I may not be the sharpest tool in the box, but I've finally worked out why Blue Note and Prestige are issuing so many of their iconic mid-'50s albums remastered by original sessions engineer Rudy Van Gelder. Partly it's to encourage those of us who already own the discs to buy them one more time; but more importantly, it gives the two companies an unbeatable edge over the growing number of knock-off labels operating outside the fifty-year copyright rule. The neo-pirates can clone and repackage the original albums with impunity, but they won't be able to rip off the RVG remasters for another fifty years.
Truth be told, in sonic terms some of the RVG editions are pretty superfluous. The sound was cracking on most of the original discs and can only be marginally improved. But the five landmark Prestige albums trumpeter Miles Davis recorded with his first great quintet between November 1955 and October 1956Miles, Relaxin', Workin', Steamin' and Cookin'are prime candidates for Van Gelder's latter-day attentions. Recorded without rehearsals and including only one second take amongst them, Davis made the albums in a hurry over three mammoth sessions in order to complete his contractual obligations to Prestige and allow himself to become fully engaged with his new label, CBS. Van Gelder barely had time to balance the mics before Davis was counting the band in.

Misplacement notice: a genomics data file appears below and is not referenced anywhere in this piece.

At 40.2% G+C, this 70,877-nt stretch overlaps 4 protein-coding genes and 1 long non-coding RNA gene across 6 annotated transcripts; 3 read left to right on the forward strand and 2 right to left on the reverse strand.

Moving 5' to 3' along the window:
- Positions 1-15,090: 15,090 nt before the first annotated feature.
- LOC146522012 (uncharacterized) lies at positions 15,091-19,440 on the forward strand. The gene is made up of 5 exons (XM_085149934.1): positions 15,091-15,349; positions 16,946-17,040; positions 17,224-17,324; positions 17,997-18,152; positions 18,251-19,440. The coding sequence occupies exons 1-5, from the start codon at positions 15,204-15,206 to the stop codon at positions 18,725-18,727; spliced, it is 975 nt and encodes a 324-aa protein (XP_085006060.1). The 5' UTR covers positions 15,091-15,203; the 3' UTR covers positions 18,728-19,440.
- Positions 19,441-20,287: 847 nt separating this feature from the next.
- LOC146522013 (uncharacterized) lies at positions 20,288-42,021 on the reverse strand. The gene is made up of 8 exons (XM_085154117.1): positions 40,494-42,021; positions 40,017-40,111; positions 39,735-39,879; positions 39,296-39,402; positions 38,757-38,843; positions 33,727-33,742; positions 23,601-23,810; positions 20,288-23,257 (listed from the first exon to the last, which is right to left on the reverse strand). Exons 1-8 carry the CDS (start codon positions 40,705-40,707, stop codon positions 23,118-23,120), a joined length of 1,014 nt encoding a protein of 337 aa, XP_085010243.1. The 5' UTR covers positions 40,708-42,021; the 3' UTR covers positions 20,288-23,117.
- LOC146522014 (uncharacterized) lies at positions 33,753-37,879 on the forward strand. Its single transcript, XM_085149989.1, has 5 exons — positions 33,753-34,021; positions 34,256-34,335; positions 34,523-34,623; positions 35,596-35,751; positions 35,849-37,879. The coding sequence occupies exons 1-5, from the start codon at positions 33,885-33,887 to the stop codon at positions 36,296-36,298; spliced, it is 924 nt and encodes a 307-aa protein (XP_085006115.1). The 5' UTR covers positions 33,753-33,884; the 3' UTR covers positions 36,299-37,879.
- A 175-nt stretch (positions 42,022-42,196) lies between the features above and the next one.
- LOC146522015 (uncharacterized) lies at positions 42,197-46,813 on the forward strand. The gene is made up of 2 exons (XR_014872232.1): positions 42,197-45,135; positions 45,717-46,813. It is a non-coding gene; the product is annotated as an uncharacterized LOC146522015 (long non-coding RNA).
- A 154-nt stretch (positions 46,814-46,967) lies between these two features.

But while the clarity, bite and presence of the sound on this RVG edition of Cookin' are all significantly enhanced, it's the music which remains the centre of attention. Cookin' may not have had the big budget and glossy marketing CBS brought to Davis' subsequent releases, butalongside Relaxin', Workin' and Steamin'it contains some of the most alive and moving music he ever recorded. Newly free of heroin addiction (unlike the other four members of the band, who all had monkeys on their backs), he plays his ass off, no longer neurotically inching around the middle register but ranging high and low with Olympian poise and, at times, unprecedented ferocity. His lyricism remains dark and brooding, but it's so rich it sings.
The magic never lets up, but if I had to pick one desert island download, it would be the trumpet and rhythm section-only "My Funny Valentine." It's just six minutes long, and Davis only blows a one-chorus solo, but it's as close to heaven as a mortal can get: the intense, Harmon-muted trumpet leavened by Red Garland's sunny piano and the vibrant, irresistible rhythm machine of bassist Paul Chambers and drummer Philly Joe Jones. The tune stayed in Davis' live book for nine yearsuntil well after his second great quintet with Wayne Shorter, Herbie Hancock, Ron Carter and Tony Williams had announced the dawning of a new age with ESP (CBS, 1965)and here Davis reveals his defining take on its beauty for the very first time.
Personnel: Miles Davis: trumpet; John Coltrane: tenor saxophone (2-4); Red Garland: piano; Paul Chambers: bass; Philly Joe Jones: drums.